Do you ever feel like life is not fair? Does it ever bother you that people who seem to love the Lord and desire good struggle to make it through life while those who oppose the things of God at times seem to flourish? Does it bother you that the cultural influence of the faith in America seems to be waning?
In Scripture, the problem of justice is a common theme. Often, especially in the Old Testament, we will read very honest poetry decrying the fact that people who hate God seem to succeed while those who follow the ways of the Lord seem to struggle. Consider, of course, that the book of Job is all about bad things happening to a pretty good guy while the book of Ecclesiastes is all about seemingly bad folks getting all the good stuff. It just does not seem fair.
Psalm 37 is a psalm that appears to deal with this topic. At first glance, however, the psalm feels unrealistic. David here writes about how God will bless the righteous and how the wicked do not succeed. He writes about how the Lord will never leave the righteous to beg for bread. But, is what David says really true? Do the righteous never struggle to get by? Do the godly never hunger? Are the wicked always doomed to failure without success in this life? Something feels wrong.
I think, however, if we give Psalm 37 some more realistic thought, we will grasp that the author is not only speaking of life in the here and now. He is hinting to us about the ultimate destiny faced by the righteous and the wicked.
35 I have seen a wicked, ruthless man,
spreading himself like a green laurel tree.
36 But he passed away, and behold, he was no more;
though I sought him, he could not be found.
37 Mark the blameless and behold the upright,
for there is a future for the man of peace.
38 But transgressors shall be altogether destroyed;
the future of the wicked shall be cut off.
Note how the language of this psalm, as it draws near its close, is not all this-worldly. O, there was a man who was wicked and successful. He spread his branches wide like a big tree. But, that man, like all humans, was cut down. If you seek him in a hundred years, he does not stand. The grave is his future. And, in the grave, the judgment of God will set all things right.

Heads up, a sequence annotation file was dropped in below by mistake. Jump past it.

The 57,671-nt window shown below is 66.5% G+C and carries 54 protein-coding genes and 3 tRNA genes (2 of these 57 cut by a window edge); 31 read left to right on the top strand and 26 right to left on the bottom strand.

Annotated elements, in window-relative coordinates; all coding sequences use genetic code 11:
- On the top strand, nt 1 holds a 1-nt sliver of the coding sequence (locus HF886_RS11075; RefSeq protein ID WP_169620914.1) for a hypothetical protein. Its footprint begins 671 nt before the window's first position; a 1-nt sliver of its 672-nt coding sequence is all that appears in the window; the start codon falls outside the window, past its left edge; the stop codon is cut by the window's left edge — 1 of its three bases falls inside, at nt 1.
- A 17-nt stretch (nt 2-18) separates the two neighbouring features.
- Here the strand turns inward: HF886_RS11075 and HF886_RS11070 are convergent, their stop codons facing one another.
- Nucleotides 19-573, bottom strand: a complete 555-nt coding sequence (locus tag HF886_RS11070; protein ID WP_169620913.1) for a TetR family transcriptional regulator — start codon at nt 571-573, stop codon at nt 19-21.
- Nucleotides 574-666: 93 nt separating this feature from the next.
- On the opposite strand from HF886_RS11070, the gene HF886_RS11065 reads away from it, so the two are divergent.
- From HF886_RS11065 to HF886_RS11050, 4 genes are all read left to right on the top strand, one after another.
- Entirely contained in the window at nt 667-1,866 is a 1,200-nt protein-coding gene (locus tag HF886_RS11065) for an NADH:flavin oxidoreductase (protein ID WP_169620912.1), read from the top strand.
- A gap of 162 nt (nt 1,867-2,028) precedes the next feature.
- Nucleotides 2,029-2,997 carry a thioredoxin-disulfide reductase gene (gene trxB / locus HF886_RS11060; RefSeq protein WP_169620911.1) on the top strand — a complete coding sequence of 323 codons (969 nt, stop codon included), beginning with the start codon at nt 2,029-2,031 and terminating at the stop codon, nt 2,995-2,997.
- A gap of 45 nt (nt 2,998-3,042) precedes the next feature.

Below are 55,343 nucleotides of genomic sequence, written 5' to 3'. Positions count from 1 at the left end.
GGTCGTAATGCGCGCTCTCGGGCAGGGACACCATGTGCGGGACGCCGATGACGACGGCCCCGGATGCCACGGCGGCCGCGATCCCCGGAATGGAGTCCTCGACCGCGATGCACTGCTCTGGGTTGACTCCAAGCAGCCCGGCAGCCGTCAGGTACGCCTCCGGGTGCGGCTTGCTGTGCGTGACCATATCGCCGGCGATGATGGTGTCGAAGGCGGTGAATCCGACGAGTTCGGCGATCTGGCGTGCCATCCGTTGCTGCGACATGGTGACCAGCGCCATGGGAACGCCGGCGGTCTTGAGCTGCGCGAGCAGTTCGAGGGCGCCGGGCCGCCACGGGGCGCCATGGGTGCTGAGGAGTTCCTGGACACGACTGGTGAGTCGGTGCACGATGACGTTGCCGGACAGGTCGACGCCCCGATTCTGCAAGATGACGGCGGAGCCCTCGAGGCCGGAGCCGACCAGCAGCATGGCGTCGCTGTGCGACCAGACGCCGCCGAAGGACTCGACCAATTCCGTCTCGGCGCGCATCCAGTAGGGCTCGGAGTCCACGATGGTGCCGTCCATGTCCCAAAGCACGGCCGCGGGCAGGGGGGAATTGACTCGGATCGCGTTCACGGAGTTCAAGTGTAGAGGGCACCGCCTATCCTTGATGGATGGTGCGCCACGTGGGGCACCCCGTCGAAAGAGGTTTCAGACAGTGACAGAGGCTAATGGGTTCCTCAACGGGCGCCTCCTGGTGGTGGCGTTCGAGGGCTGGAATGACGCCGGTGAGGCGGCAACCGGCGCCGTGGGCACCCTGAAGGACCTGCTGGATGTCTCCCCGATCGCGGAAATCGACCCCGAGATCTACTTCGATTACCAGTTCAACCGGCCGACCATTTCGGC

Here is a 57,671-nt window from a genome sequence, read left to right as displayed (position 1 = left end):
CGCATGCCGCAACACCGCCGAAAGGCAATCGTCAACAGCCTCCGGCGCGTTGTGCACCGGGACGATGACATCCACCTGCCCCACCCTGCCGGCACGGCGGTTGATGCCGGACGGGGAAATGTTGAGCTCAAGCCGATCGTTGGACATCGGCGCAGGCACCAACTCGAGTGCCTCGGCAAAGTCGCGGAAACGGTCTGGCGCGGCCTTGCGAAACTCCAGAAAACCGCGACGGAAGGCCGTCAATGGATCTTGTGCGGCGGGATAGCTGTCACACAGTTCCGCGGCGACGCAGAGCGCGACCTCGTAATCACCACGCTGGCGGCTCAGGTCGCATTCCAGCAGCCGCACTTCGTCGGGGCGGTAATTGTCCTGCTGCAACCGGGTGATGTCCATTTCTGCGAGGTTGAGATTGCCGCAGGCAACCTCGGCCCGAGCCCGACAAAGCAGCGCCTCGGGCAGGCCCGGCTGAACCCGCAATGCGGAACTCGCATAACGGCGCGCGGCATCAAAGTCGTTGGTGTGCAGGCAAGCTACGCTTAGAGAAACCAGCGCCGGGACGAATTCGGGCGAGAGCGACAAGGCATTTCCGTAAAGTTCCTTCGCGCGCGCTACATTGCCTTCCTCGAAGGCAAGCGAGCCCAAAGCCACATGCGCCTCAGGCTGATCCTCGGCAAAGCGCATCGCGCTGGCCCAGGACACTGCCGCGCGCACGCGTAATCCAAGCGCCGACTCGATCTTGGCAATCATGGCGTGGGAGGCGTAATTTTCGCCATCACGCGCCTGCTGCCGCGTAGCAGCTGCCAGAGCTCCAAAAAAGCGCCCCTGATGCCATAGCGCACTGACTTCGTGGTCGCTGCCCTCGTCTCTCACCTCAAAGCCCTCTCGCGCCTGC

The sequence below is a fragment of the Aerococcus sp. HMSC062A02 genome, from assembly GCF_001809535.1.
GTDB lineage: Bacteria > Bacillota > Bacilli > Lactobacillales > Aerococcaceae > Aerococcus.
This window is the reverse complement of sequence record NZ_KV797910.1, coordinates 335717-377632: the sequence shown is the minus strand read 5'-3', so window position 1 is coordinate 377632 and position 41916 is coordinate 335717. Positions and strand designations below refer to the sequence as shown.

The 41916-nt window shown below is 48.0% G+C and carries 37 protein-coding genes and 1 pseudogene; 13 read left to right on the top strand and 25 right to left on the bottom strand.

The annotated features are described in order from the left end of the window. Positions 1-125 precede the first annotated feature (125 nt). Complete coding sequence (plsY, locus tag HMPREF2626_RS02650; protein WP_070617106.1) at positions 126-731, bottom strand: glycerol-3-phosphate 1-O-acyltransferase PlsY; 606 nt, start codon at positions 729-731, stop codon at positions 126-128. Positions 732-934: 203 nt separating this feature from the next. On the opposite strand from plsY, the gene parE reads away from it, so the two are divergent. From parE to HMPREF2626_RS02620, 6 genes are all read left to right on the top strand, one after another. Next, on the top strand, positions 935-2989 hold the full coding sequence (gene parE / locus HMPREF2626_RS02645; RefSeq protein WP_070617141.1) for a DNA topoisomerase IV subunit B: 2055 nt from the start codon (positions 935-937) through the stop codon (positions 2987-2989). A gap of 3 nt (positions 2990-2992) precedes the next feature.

Similarly, the Lord has a future for the righteous man. The one who loves the Lord has something ahead of him that is far better than what he faces in this life. There is a genuine reward of life eternal for the person under the grace of God.
I would argue that the only real way to understand a psalm like Psalm 37, the only real way to handle the problem of the seeming unfairness of life, is to view it with an eternal mindset. In Colossians 3, the apostle Paul reminds the Colossian church of our need for a forever mindset.
Colossians 3:1-4 – 1 If then you have been raised with Christ, seek the things that are above, where Christ is, seated at the right hand of God. 2 Set your minds on things that are above, not on things that are on earth. 3 For you have died, and your life is hidden with Christ in God. 4 When Christ who is your life appears, then you also will appear with him in glory.
The way that we handle the injustice of this life and avoid losing heart is to remember that God is always going to rightly judge. He will always do rightly. He will not fail to properly care for those who have surrendered to his will, even if those folks have struggled mightily in their earthly lives. Christians face hardships. Christians face poverty. Christians face persecution and death. Nobody would say that such things look like success in this life. But, Christians also face a glorious eternity of great joy, perfect peace, sweet happiness, and eternal reward. The reward for the Christian is something that outweighs all the sorrow, all the hardship, and all the pain that this life can throw at us.
2 Corinthians 4:16-18 – 16 So we do not lose heart. Though our outer self is wasting away, our inner self is being renewed day by day. 17 For this light momentary affliction is preparing for us an eternal weight of glory beyond all comparison, 18 as we look not to the things that are seen but to the things that are unseen. For the things that are seen are transient, but the things that are unseen are eternal.
So, as David wrote in Psalm 37, we can believe. God will not ultimately leave his children to struggle. God will not forever leave us to hurt. The Lord has a plan that lasts forever, and in that plan, he will judge and he will reward according to his righteousness and grace. And all who are under his grace, a grace that comes to us through faith in Christ, we have confidence that the Lord will eternally do right and will eternally set all things right.